Effectively Managing Multilingual Content Segmentation
No, this is not another top-level domain vs. sub domain article but one that goes more to a deeper problem global companies are having with a haphazard approach to their local language content management. I have seen far too many global companies large and small cobble together local language sites that make Frankenstein look like the statue of David.
Many just append local market content to the root domain and let it dangle there without any real connection to the main site. Other sites others are using content management systems (CMS) that simply append a country or language parameters to the URL and hope the content they are pulling is the correct. Here are some examples of how to and how not to manage your local language content.
Regional content segmentation
Problems often start when companies enter a new region and don’t have a lot of local content, so they cluster region-centric content in either English or a major local language such as Spanish or Arabic. These regions typically mirror their equally dysfunctional corporate silos. Larger, more aggressively expanding companies will often do this while they are spinning out local content segments, while others believe it is a perfectly acceptable strategy.
I will leave it to a properly trained linguist like my fellow Multinational Search columnist Andy Atkins-Krüger to rant on the linguistic and cultural injustices of this segmentation. Sadly, apart from the obvious currency and ecommerce challenges, from a web operations standpoint there is nothing wrong with this level of segmentation.
It often starts with the most common regional segmentation, APAC (aka “Asia Pacific”) which typically covers the thirty-plus countries of the western Pacific Ocean, Southeast Asia and sometimes reaching into India and parts of the Middle East. This region has many languages, currencies and customs but companies simply lump them into a section of the site affectionately segmented as /apac or /AP.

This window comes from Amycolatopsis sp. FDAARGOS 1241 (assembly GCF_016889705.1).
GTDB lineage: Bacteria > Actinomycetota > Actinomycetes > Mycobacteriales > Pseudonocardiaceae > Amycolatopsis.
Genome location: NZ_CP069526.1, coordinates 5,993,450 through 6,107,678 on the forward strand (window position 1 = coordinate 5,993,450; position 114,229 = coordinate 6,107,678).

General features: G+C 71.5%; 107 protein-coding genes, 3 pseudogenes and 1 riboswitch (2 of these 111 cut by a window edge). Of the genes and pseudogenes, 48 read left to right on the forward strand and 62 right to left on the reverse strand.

The Middle East often gets the least localization love, where companies lump all of their Arabic language content into a single “ME” segment designed to represent the 26 countries that use Arabic as an official language. Companies with larger representation in the UAE or Saudi Arabia will often have sites for those locations but not much additional content for other Middle Eastern countries.
The same goes for creating a single Spanish language site and putting it into an “es” or “sp” directory and expecting it to be indexed and ranked well in all 22 Spanish-speaking countries around the world.
While the larger search engines have had aggregate language (Arabic or Spanish) versions of their search engines for years, the trend of late is to redirect searchers to the local country version of the search engine. This triggers local country filtering which means content which is Spanish (for example), without any indication of applicability to a specific country, will typically not perform well for any individual country.
This is further amplified because Google’s geographical targeting cannot be set for regions. You can pick a single country and map the region to that country; however, that will then isolate that region to a country thereby guaranteeing you will not rank well in any other language version of the search engine. While limiting, this may be your best option, if, for example, you are better equipped to do business in Saudi Arabia than Egypt. This will allow you to gain more traction a single country, even as you develop content for the rest of the region.